installation rather than an upgrade.
    ----

    So they are advising to reinstall RHEL 5.3 even when you're running RHEL
    5.2. Which seems scary to me. I would hope this is mostly because of the
    many Xen improvements and thus mostly for their Advanced Platform.

    But still, this is certainly no good evolution.

    --
    -- dag wieers, dag at centos.org, http://dag.wieers.com/ --
    [Any errors in spelling, tact or fact are transmission errors]
  • James Antill at Jan 21, 2009 at 3:59 pm

    On Wed, 2009-01-21 at 15:19 +0100, Dag Wieers wrote:
    Feel surprised to find in the RHEL 5.3 release notes the following
    statement:

    ----
    While anaconda's "upgrade" option will perform an upgrade from
    Red Hat Enterprise Linux 4.7 or 5.2 to Red Hat Enterprise Linux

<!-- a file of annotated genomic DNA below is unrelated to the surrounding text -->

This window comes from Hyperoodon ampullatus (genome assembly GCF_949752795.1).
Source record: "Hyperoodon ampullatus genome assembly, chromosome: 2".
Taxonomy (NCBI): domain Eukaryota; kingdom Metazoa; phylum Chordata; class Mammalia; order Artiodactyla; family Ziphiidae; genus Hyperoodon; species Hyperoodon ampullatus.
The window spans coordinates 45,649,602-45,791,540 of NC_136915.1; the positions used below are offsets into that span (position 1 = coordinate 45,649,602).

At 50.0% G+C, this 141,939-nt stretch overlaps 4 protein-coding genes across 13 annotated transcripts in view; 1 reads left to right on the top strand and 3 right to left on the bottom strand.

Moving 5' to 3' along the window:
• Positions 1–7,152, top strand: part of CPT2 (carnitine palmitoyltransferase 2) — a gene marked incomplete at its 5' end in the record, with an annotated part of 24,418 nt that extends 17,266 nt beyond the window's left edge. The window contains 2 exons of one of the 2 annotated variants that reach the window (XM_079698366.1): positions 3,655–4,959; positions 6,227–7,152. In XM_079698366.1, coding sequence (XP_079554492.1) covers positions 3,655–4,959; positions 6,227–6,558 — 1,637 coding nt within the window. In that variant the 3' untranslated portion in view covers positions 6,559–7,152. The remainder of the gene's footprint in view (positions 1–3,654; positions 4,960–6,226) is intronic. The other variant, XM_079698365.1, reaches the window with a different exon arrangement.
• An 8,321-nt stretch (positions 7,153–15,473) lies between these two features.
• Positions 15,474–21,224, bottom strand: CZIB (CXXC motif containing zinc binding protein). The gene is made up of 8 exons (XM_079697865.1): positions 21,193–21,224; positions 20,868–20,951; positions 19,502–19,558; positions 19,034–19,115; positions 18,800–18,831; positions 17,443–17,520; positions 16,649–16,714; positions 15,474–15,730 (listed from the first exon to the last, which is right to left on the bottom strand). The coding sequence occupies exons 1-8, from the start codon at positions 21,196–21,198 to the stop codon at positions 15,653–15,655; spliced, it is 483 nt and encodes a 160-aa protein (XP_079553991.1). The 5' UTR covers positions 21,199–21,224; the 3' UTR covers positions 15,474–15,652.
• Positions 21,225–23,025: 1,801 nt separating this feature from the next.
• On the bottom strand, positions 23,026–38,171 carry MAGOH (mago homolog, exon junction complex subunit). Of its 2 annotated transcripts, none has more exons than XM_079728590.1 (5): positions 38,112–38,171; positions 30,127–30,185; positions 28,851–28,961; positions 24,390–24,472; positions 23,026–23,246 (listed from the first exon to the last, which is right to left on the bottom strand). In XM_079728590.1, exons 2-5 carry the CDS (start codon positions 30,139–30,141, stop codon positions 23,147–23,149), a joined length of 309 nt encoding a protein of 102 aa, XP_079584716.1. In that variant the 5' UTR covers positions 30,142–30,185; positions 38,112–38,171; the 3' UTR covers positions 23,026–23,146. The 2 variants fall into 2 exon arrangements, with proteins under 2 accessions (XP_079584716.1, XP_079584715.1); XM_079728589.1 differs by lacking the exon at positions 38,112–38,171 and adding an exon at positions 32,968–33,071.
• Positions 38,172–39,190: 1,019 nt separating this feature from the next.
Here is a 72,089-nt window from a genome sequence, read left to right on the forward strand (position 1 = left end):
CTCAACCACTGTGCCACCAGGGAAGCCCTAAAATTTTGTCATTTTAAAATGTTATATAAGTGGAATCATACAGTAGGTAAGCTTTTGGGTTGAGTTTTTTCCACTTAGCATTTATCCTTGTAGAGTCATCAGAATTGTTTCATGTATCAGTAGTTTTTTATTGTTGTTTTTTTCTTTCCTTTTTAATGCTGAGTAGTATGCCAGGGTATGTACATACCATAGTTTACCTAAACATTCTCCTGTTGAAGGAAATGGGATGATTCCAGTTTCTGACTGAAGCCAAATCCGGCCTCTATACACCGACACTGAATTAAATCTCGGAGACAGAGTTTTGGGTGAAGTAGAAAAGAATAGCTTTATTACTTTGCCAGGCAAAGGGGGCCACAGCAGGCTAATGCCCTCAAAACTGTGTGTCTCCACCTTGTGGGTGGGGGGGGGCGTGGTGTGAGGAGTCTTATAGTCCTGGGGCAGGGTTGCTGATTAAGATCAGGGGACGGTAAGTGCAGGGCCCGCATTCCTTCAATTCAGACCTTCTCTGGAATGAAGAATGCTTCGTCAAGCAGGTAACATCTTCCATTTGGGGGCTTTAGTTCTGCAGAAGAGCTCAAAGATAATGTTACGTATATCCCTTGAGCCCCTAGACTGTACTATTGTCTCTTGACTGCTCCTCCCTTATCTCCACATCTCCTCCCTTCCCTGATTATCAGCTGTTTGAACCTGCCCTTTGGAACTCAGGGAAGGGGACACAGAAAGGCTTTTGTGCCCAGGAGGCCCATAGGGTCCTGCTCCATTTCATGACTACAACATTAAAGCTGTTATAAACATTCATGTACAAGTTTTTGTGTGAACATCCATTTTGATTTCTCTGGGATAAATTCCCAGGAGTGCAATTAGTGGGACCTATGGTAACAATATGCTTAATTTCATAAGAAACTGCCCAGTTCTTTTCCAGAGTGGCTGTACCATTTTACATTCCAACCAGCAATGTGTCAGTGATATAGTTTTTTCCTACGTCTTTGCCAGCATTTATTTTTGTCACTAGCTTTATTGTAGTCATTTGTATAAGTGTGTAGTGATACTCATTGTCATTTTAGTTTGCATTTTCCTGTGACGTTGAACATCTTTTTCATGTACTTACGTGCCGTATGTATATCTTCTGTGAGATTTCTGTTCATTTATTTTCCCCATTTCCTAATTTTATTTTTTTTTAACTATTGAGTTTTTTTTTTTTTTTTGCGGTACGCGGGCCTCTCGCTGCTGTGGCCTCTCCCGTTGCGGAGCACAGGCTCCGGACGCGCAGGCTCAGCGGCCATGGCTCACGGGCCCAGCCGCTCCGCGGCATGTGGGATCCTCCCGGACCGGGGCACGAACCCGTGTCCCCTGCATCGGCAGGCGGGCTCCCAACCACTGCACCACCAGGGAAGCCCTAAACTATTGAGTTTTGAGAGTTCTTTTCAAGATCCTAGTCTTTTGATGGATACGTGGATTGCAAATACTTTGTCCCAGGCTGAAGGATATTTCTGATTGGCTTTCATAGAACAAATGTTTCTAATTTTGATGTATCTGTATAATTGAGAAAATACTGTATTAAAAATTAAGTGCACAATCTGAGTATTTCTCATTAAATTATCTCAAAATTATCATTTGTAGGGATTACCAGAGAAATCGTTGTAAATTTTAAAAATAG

5.3, there is no guarantee that the upgrade will preserve all
    of a system's settings, services, and custom configurations.
    For this reason, Red Hat recommends that you perform a fresh
    installation rather than an upgrade.
    ----

    So they are advising to reinstall RHEL 5.3 even when you're running RHEL
    5.2.
    *speaking _for me / as me_, as always, etc.*

    I don't see the above text in the release notes, but what I do see is
    the top section of:

    https://www.redhat.com/docs/en-US/Red_Hat_Enterprise_Linux/5/html/Release_Notes/sect-Release_Notes-Installation_Related_Notes.html

    ...which implies (to me) that the text you quoted is saying something
    like "although a 4.7 => 5.3 upgrade has the same UI as 5.2 => 5.3, you
    shouldn't expect it to work as well in all cases".

    And, of course, that's all anaconda specific ... going 5.2 => 5.3 via.
    "yum update" is expected to just work.

    --
    James Antill <james at fedoraproject.org>